As lockdown eases, how do you manage staff whose performance is lacking? Start by listening, says Louise Rodgers
Even during the best of times, many managers don’t actually enjoy conducting one-to-ones. They are often the first thing to go when there are diary pressures, and when they do take place they can be cursory and performance-focused.
During a pandemic the task of making these what they should be is even harder. Of course you should absolutely stay in the loop on what all the important projects and tasks are for individual members of your team, especially if people are working remotely. But a one-to-one is not the place to do this.
In my last column I suggested that we are all, to a greater or lesser extent, different people than we were before the pandemic. We have had time for reflection and many of us have used this time to recalibrate how we think about our working lives.
As a line manager, how are you going to respond to people who have had a major rethink? Your instinct may be to shut down their thinking. After all, we all want things to get back to ‘normal’, don’t we? But getting defensive will damage their trust in you.
Fostering an environment where people feel able to discuss how their aspirations may have changed as a result of the pandemic will help keep them engaged and motivated. Don’t just ask but really listen to what they are telling you. Use nice, open questions to tease out the things they may be struggling to express and explore with them how the changes they want to see will impact on them, on you and on the organisation. Have they been thinking about their personal and professional development and, if so, how can you support them? What opportunities are there to meet both their needs and those of the business, both of which may have changed?
The mental wellbeing of individuals and teams is definitely on the agenda as a result of lockdown. This has been great to see and to be part of, through the wellbeing and resilience workshops I ran with my Step Up partner Rachel Birchmore. Now, with the drift back to the office underway, is not the time to take the foot off that particular pedal.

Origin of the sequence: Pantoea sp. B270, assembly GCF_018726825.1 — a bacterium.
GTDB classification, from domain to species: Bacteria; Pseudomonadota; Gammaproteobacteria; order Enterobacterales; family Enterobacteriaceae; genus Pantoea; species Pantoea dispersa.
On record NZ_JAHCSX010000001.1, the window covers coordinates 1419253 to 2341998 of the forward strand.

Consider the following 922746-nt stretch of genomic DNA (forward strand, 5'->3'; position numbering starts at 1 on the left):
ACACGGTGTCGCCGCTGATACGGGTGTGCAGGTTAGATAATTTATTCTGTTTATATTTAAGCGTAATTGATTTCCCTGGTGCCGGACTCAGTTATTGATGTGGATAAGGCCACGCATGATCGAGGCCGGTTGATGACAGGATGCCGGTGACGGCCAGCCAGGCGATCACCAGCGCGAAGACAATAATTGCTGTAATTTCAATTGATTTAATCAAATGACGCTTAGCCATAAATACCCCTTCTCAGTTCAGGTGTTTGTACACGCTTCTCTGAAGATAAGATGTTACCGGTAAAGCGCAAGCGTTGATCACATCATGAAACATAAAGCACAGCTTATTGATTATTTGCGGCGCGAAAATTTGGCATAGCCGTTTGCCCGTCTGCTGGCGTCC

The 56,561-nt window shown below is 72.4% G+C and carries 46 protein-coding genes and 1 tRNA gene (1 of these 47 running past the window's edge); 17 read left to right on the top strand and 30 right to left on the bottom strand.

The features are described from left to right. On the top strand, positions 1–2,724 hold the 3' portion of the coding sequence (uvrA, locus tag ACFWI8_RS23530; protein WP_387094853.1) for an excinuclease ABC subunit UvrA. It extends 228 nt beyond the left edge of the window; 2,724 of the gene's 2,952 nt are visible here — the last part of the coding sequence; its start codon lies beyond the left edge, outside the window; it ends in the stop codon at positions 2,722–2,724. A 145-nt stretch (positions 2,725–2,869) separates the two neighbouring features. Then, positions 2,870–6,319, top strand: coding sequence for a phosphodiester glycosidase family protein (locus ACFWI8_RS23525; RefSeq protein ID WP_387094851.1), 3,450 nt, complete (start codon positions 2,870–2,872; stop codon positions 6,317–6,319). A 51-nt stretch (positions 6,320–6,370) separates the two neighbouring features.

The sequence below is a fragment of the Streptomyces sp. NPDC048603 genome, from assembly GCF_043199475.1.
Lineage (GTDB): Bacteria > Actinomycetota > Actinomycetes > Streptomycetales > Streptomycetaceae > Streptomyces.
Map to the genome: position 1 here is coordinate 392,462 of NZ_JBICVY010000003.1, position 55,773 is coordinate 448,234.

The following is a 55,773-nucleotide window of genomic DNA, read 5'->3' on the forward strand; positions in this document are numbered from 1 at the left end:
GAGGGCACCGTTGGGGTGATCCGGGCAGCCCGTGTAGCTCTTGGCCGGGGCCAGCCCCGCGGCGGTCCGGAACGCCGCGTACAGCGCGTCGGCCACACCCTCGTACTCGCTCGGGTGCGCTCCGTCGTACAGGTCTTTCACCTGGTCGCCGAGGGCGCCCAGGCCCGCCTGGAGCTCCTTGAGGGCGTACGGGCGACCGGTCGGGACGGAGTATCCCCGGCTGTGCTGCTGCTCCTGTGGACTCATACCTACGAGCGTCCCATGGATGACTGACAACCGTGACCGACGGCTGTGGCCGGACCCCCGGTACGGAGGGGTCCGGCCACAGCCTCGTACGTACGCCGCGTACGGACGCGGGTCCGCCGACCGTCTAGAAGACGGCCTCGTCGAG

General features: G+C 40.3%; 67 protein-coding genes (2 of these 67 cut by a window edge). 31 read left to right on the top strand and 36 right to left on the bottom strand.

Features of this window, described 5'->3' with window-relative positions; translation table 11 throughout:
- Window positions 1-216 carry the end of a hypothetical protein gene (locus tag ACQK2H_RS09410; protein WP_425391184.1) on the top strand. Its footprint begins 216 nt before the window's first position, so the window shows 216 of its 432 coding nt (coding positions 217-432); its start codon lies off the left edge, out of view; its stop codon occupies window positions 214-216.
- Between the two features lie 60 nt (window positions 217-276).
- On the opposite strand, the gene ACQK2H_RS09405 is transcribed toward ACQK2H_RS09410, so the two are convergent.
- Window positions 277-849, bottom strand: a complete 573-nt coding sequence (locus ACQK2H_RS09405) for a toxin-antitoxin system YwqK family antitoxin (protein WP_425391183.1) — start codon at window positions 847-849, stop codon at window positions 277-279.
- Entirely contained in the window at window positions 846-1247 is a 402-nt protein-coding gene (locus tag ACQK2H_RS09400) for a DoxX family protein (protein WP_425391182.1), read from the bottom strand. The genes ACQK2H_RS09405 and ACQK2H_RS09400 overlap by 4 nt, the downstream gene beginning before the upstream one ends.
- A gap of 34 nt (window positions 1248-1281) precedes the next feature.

Don’t let mental health be the elephant in the room during your one-to-ones. There may be people in your team who are experiencing extreme anxiety as a result of returning to the office. Others may be dealing with post-traumatic stress due to their own brush with coronavirus. Some may have suffered coronavirus-related bereavement or had personal issues such as relationship breakdown. Or there may be very legitimate concerns about financial pressures and job security.
And of course not everyone is going back just yet. And for many the novelty of working (or even not working, if they have been on furlough) from home may have totally worn off, as social isolation takes its toll.
One-to-ones provide an ideal opportunity to check in on the mental health of people who work for you. But you will need to practise the core coaching skills of listening, empathy and asking great questions. You will also need to be alert to any changes in work habits that indicate there may be something wrong.
Loss of motivation, difficulty in concentration, or lower than normal productivity are not necessarily performance management issues and may signal a mental health struggle. You don’t need to be an amateur psychologist to spot this, just a caring colleague.
Many managers run away screaming from conversations around mental health and emotional wellbeing, but they shouldn’t. If people aren’t getting their work done, or are preventing others from doing so, you have a responsibility to do something about it. You can talk to the person, explain the impact on the work and ask how you might help. You might refer the person to an employee assistance programme or ask your HR department for advice.
When you decide the time is right to broach the subject, use observation rather than direct enquiry: “I have noticed…” is a good opener. Then give the person the opportunity to respond and share with you what’s going on. If they decide to open up, the most helpful thing you can do is to listen. It helps people to know that they are being recognised and not judged.
The Great Pause has offered an opportunity for us all to think how we might do things differently. Make your one-to-ones one of those things.
Louise Rodgers is Building Design’s professional coach. A personal and business coach, she co-created and co-delivers Step Up, a leadership development programme for architects.